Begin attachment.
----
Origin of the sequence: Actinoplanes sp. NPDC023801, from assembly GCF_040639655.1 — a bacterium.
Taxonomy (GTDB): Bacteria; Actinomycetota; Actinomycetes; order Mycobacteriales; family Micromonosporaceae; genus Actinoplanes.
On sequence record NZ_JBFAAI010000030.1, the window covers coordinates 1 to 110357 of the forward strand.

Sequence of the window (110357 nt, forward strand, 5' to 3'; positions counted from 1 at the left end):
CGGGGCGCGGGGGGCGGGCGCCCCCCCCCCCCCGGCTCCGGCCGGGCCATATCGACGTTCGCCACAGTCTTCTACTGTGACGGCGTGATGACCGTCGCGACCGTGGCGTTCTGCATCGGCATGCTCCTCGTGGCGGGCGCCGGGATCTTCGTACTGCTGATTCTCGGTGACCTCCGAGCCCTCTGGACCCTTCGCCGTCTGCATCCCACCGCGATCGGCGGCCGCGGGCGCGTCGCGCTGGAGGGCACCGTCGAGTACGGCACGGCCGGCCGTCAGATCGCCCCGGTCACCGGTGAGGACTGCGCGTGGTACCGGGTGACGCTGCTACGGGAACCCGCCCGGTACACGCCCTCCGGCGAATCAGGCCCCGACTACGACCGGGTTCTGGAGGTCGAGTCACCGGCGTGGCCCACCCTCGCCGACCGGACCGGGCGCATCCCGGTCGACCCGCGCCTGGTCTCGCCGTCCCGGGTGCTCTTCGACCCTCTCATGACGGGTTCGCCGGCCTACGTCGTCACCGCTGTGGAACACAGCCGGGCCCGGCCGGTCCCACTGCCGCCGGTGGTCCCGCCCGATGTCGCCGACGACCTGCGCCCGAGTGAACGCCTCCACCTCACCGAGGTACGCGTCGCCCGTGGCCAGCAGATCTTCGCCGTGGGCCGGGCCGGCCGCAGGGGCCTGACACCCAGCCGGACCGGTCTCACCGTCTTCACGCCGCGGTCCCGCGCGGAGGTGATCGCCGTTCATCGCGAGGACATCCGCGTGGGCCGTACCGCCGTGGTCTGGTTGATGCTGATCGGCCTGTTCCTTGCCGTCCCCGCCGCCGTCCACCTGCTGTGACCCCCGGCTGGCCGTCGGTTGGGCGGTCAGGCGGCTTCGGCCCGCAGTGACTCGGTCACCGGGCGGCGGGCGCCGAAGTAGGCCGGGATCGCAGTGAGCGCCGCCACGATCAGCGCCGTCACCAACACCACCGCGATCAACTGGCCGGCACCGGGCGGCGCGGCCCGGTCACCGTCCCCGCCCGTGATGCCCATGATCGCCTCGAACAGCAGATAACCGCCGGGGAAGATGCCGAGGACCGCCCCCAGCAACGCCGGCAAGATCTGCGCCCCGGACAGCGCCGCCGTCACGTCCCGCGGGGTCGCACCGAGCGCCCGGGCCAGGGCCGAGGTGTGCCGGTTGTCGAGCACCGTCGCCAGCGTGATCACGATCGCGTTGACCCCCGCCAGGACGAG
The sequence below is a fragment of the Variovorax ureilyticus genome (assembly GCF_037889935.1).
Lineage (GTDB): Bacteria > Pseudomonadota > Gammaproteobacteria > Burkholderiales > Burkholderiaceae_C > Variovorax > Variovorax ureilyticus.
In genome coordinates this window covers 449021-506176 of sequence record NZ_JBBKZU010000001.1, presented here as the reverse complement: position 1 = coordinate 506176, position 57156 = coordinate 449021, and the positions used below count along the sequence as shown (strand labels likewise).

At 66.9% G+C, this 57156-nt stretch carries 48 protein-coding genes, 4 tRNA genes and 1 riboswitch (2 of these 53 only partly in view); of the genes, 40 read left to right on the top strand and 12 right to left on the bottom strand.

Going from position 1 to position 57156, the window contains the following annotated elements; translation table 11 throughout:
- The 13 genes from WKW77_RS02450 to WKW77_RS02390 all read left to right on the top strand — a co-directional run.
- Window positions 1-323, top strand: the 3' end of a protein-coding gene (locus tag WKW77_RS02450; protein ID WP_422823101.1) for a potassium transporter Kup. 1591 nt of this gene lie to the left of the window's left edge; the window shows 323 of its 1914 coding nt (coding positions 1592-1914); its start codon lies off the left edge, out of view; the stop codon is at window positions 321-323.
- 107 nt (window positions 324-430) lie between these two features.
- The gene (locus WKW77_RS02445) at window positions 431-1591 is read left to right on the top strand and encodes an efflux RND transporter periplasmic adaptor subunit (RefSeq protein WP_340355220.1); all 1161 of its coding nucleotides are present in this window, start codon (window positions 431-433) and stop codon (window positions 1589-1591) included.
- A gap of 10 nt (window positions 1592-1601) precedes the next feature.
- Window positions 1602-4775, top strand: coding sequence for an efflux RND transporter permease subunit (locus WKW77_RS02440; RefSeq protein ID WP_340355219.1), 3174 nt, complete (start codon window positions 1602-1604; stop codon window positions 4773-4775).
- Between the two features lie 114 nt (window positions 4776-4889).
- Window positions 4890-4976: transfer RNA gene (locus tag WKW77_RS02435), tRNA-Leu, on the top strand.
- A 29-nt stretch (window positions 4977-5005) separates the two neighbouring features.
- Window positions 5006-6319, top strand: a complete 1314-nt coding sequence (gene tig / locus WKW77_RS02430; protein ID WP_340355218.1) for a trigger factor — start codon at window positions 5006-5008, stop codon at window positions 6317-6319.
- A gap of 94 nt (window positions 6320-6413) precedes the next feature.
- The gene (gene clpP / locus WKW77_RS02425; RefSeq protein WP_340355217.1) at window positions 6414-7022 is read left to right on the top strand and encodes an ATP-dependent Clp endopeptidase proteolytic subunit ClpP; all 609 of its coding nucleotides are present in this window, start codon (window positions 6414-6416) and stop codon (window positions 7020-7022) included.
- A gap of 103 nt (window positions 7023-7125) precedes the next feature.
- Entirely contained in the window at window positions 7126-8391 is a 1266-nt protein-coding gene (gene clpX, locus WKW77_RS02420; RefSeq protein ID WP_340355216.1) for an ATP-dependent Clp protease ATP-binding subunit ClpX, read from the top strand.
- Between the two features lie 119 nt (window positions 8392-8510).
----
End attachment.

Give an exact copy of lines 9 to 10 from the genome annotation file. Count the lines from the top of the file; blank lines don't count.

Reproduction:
At 66.9% G+C, this 57156-nt stretch carries 48 protein-coding genes, 4 tRNA genes and 1 riboswitch (2 of these 53 only partly in view); of the genes, 40 read left to right on the top strand and 12 right to left on the bottom strand.

Going from position 1 to position 57156, the window contains the following annotated elements; translation table 11 throughout: